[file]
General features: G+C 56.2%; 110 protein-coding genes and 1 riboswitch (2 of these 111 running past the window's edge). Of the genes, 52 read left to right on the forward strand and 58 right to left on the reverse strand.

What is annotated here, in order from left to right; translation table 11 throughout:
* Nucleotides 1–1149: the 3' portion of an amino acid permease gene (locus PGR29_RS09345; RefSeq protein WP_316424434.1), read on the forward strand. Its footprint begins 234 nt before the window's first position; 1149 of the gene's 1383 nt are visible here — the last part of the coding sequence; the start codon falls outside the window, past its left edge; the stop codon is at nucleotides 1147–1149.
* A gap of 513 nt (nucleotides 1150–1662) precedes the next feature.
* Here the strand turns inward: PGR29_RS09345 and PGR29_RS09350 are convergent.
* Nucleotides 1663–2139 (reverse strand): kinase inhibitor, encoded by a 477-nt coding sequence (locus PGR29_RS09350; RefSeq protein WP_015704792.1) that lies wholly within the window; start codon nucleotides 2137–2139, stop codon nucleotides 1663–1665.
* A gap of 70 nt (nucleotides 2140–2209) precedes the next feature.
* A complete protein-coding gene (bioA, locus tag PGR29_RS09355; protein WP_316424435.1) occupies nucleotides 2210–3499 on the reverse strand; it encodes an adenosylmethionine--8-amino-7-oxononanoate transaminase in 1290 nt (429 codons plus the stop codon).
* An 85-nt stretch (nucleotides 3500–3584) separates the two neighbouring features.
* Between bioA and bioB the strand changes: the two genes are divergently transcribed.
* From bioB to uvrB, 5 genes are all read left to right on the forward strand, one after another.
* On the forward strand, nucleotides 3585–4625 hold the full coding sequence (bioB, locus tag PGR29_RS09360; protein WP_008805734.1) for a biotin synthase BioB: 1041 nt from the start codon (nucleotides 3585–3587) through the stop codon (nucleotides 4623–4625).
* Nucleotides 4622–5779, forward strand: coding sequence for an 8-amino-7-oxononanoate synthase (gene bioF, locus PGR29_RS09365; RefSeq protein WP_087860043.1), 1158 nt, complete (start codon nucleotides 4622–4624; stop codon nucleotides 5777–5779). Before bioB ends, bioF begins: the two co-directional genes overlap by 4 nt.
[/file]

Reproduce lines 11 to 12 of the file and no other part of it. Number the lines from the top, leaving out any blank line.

* From bioB to uvrB, 5 genes are all read left to right on the forward strand, one after another.
* On the forward strand, nucleotides 3585–4625 hold the full coding sequence (bioB, locus tag PGR29_RS09360; protein WP_008805734.1) for a biotin synthase BioB: 1041 nt from the start codon (nucleotides 3585–3587) through the stop codon (nucleotides 4623–4625).